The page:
Also, in cahoots with. In close cooperation or in partnership with, often secretly or in a conspiracy. For example, “For anybody on the road might be a robber, or in league with robbers” (Charles Dickens, A Tale of Two Cities, 1859), or We suspect that the mayor is in cahoots with the construction industry. The first term dates from the mid-1500s. The variant, a colloquialism dating from the early 1800s, may come from the French cahute, “a small hut or cabin,” and may allude to the close quarters in such a dwelling.
- In left field
see: out in left field
[noun in-let, -lit; verb in-let, in-let] /noun ˈɪn lɛt, -lɪt; verb ˈɪnˌlɛt, ɪnˈlɛt/ noun 1. an indentation of a shoreline, usually long and narrow; small bay or arm. 2. a narrow passage between islands. 3. a place of admission; entrance. 4. something put or inserted. verb (used with object), inlet, inletting. 5. to put in; […]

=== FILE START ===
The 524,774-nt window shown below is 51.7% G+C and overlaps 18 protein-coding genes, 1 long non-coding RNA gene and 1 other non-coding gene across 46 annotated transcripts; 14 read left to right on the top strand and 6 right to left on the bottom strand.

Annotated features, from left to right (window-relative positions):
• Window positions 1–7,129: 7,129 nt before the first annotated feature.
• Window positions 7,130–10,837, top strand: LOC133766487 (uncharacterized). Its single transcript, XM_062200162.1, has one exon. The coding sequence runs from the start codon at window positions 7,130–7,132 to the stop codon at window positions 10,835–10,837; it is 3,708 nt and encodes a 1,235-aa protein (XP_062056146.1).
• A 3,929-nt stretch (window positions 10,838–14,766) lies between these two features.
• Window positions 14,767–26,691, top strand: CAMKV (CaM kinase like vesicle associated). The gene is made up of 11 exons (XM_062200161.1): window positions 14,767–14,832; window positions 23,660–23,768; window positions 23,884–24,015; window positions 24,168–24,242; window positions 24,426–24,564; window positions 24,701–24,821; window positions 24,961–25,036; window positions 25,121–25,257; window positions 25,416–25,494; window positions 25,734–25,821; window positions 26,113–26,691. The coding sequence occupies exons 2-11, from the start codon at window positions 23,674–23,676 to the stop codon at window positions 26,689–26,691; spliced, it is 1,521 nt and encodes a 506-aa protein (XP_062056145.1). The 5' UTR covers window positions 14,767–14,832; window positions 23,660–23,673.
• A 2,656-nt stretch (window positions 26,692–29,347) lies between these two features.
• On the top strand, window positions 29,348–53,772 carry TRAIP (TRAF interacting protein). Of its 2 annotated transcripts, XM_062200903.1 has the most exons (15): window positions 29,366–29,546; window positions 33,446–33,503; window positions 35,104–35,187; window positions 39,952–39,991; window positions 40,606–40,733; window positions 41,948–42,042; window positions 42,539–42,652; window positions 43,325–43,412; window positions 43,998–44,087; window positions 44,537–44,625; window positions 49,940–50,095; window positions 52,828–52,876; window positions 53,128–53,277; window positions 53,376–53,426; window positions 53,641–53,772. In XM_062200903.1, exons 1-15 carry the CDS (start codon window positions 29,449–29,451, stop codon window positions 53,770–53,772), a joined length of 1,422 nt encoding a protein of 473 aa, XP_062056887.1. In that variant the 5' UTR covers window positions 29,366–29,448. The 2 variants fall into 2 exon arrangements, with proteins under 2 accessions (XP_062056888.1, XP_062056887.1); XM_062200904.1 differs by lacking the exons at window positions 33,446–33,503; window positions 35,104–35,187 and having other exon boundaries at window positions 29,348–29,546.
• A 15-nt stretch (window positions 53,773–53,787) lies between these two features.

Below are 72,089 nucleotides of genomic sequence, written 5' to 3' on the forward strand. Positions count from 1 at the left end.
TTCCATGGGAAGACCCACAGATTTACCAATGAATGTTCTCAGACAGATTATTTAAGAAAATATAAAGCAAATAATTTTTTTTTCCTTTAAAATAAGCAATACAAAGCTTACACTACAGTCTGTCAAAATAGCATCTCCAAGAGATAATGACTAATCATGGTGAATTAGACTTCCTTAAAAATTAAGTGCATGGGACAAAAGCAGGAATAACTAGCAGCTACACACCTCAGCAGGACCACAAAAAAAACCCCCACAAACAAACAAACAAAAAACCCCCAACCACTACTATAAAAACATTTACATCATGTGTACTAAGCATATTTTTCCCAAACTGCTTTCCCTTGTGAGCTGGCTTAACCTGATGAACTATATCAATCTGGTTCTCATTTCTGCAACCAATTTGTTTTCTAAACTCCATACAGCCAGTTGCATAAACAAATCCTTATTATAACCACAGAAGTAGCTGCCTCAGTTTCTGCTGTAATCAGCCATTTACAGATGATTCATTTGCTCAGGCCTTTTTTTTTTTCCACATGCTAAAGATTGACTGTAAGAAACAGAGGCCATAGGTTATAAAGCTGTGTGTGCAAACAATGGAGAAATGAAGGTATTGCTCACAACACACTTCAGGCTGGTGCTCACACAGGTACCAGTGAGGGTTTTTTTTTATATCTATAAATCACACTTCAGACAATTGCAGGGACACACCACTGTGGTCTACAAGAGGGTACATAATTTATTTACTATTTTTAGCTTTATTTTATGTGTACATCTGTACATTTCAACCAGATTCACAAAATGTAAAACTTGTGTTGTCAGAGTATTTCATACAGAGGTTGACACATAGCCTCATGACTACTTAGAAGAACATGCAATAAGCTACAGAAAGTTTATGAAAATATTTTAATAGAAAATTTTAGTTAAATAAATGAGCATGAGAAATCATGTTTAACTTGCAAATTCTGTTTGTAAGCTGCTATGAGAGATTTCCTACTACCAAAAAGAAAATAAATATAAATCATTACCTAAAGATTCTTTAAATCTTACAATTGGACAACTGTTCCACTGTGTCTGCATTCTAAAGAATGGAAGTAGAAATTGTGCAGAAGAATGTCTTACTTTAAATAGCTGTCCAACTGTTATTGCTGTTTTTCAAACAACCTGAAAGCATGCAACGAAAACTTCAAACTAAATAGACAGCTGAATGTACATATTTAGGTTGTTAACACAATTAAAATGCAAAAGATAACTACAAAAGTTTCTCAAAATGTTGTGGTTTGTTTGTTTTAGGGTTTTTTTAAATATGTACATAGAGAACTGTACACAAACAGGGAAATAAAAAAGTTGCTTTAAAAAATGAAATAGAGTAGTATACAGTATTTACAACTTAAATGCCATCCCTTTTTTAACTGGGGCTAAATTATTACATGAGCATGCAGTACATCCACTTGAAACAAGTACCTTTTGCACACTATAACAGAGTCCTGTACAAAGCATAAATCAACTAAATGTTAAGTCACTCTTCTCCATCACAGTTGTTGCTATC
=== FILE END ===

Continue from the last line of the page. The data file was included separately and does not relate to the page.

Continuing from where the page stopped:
[in-lahy-er] /ˈɪnˌlaɪ ər/ noun, Geology. 1. an outcrop of a formation completely surrounded by rocks of younger age. /ˈɪnˌlaɪə/ noun 1. an outcrop of rocks that is entirely surrounded by younger rocks
- In like flynn
1940s slang, said to have originated in the U.S. military, perhaps from alleged sexual exploits of Hollywood actor Errol Flynn. adjective phrase Accepted; acceptable; belonging to a select group; in: ”Are you in or out right now?” ”I’m in like Flynn. Didn’t you notice the picture on my desk?” [1940s+, perhaps fr US Army Air […]